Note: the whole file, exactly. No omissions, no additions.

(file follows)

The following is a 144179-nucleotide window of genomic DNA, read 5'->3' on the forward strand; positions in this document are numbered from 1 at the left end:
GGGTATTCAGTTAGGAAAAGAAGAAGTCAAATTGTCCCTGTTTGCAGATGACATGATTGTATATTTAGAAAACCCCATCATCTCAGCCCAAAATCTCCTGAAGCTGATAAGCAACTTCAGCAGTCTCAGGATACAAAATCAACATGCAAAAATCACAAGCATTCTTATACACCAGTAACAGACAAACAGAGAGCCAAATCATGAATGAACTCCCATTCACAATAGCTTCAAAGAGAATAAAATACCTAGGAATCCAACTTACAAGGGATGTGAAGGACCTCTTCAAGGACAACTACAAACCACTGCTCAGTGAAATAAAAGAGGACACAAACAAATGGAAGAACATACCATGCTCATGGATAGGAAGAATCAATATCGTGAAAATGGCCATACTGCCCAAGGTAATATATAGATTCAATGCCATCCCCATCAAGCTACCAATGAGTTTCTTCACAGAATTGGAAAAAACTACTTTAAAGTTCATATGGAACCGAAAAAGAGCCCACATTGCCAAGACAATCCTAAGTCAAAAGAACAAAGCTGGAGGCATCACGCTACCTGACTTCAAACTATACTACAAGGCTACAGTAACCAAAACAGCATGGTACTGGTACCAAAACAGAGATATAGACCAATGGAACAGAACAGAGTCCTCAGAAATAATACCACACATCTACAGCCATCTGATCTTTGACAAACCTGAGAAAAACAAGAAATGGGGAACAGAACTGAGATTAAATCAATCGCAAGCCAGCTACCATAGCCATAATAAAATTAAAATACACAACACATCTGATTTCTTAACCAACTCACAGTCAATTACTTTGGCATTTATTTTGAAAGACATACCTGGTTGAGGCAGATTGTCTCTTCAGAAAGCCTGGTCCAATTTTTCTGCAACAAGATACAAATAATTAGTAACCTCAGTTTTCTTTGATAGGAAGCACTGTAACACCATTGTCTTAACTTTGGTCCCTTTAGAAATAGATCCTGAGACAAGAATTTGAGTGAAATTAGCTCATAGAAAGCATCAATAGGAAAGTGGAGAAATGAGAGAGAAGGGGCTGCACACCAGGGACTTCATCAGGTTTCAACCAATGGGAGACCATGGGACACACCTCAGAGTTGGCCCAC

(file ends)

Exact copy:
The following is a 144179-nucleotide window of genomic DNA, read 5'->3' on the forward strand; positions in this document are numbered from 1 at the left end:
GGGTATTCAGTTAGGAAAAGAAGAAGTCAAATTGTCCCTGTTTGCAGATGACATGATTGTATATTTAGAAAACCCCATCATCTCAGCCCAAAATCTCCTGAAGCTGATAAGCAACTTCAGCAGTCTCAGGATACAAAATCAACATGCAAAAATCACAAGCATTCTTATACACCAGTAACAGACAAACAGAGAGCCAAATCATGAATGAACTCCCATTCACAATAGCTTCAAAGAGAATAAAATACCTAGGAATCCAACTTACAAGGGATGTGAAGGACCTCTTCAAGGACAACTACAAACCACTGCTCAGTGAAATAAAAGAGGACACAAACAAATGGAAGAACATACCATGCTCATGGATAGGAAGAATCAATATCGTGAAAATGGCCATACTGCCCAAGGTAATATATAGATTCAATGCCATCCCCATCAAGCTACCAATGAGTTTCTTCACAGAATTGGAAAAAACTACTTTAAAGTTCATATGGAACCGAAAAAGAGCCCACATTGCCAAGACAATCCTAAGTCAAAAGAACAAAGCTGGAGGCATCACGCTACCTGACTTCAAACTATACTACAAGGCTACAGTAACCAAAACAGCATGGTACTGGTACCAAAACAGAGATATAGACCAATGGAACAGAACAGAGTCCTCAGAAATAATACCACACATCTACAGCCATCTGATCTTTGACAAACCTGAGAAAAACAAGAAATGGGGAACAGAACTGAGATTAAATCAATCGCAAGCCAGCTACCATAGCCATAATAAAATTAAAATACACAACACATCTGATTTCTTAACCAACTCACAGTCAATTACTTTGGCATTTATTTTGAAAGACATACCTGGTTGAGGCAGATTGTCTCTTCAGAAAGCCTGGTCCAATTTTTCTGCAACAAGATACAAATAATTAGTAACCTCAGTTTTCTTTGATAGGAAGCACTGTAACACCATTGTCTTAACTTTGGTCCCTTTAGAAATAGATCCTGAGACAAGAATTTGAGTGAAATTAGCTCATAGAAAGCATCAATAGGAAAGTGGAGAAATGAGAGAGAAGGGGCTGCACACCAGGGACTTCATCAGGTTTCAACCAATGGGAGACCATGGGACACACCTCAGAGTTGGCCCAC